The much-touted promise for our industry was that targeting would enable brands to reach people in a timely, relevant and welcome fashion. Instead, we are annoying people. Worse still we’re scaring people by giving them the impression that we know too much about them.
New rules coming out of Europe (The General Data Protection Regulation) will flip the paradigm from one where consumers ‘blindly’ give their consent to one where people need to opt into receiving brand communications. This will make it harder than ever to connect with people online.
But the good news is that great content will always find its way to consumers. It’s easier than ever to share great content with friends. Truly creative brands will always find a way to win people’s attention.
Fifthly: Put people first
It may be a hard pill to swallow but one that all marketers should bear in mind. We might care about our brands and products but consumers probably don’t. According to the latest Havas Meaningful Brands research consumers wouldn’t care if 74 per cent of brands disappeared tomorrow.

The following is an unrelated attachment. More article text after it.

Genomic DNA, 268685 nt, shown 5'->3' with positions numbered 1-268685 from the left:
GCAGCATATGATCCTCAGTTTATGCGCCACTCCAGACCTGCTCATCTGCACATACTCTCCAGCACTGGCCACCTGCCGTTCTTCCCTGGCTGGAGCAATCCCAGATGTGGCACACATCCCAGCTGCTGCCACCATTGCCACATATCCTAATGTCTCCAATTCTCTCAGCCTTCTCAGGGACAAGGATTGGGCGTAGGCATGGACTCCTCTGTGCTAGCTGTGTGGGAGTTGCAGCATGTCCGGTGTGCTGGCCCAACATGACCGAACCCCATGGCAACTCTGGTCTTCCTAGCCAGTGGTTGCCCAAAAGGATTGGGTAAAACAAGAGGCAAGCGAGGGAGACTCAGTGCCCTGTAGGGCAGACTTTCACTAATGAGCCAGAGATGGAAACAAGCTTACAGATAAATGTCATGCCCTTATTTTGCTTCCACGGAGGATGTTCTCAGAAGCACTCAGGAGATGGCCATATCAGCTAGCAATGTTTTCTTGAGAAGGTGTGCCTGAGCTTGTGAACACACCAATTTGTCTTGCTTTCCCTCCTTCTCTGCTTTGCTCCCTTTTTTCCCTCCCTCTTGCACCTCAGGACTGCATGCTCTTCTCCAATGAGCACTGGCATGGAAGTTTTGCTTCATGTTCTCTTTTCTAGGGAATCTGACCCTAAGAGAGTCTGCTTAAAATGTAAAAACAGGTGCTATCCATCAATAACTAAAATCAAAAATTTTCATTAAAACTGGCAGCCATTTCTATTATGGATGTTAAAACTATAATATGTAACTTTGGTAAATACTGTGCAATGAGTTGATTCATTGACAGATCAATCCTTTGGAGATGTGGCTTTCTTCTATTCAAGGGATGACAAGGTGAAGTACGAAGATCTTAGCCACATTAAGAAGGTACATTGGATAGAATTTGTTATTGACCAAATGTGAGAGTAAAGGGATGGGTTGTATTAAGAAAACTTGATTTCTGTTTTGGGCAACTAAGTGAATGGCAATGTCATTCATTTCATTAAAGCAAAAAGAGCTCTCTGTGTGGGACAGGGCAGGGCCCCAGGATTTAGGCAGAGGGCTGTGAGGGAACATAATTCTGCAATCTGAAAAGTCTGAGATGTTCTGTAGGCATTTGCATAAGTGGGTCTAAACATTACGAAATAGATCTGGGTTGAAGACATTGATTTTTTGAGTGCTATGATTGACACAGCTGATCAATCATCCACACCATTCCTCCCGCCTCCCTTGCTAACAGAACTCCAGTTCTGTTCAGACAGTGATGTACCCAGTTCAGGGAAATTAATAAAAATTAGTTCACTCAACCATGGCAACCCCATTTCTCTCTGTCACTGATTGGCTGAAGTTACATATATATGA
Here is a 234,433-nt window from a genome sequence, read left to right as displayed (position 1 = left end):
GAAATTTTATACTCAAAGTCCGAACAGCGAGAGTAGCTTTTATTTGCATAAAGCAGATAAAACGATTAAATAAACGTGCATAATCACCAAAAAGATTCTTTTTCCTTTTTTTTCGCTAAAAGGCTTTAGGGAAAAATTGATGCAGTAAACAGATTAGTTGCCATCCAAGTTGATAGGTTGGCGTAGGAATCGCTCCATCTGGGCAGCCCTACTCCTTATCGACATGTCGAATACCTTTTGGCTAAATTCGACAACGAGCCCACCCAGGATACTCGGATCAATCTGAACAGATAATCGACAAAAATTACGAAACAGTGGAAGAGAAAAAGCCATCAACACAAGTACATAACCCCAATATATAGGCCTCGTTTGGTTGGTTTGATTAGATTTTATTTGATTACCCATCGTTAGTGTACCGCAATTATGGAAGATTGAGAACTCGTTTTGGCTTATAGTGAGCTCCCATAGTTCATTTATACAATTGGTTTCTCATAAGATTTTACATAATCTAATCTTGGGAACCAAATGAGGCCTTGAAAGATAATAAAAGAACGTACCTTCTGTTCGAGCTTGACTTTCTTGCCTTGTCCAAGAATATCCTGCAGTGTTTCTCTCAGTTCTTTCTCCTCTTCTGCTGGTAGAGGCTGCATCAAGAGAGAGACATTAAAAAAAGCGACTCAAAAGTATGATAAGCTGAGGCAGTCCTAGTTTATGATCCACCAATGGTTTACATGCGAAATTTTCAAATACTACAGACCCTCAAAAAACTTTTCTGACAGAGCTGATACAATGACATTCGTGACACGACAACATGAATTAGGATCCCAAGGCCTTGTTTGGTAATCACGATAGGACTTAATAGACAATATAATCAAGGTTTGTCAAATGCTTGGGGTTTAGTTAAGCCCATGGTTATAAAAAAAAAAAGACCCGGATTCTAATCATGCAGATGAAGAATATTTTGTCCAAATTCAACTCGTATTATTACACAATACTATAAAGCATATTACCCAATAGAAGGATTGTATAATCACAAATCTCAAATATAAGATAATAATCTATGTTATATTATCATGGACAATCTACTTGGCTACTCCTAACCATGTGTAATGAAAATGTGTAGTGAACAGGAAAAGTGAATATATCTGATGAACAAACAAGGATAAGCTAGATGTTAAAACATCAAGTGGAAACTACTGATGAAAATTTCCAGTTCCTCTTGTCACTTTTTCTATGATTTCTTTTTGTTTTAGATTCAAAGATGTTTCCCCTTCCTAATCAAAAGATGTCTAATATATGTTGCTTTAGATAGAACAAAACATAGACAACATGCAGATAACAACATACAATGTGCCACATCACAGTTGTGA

It gets worse. Not only do they not care about brands, they often blame them for some of society’s problems: be it obesity, binge-drinking, indebtedness, gambling, over-consumption…
We need to be self-aware and humble. We need to be mindful of the behavior we seek to encourage through our marketing. We must remember that great brand marketing works by building connections that appeal to our very human and enduring needs.
As the late, great Bill Bernbach put it, “a communicator must be concerned with the unchanging man, with his obsessive desire to survive, to be admired, to succeed, to love, to take care of his own.” Only through knowing what is of meaning and value to people will you truly find a way into their lives.
For all the talk of all the challenges we face, the hardest thing is to keep things simple. But if you can do that then there has never been a better time to be in marketing.
WFA members account for 90 per cent of global marketing communications spend – roughly US$700 billion per annum. David Wheldon was speaking at Global Marketer Week in Toronto.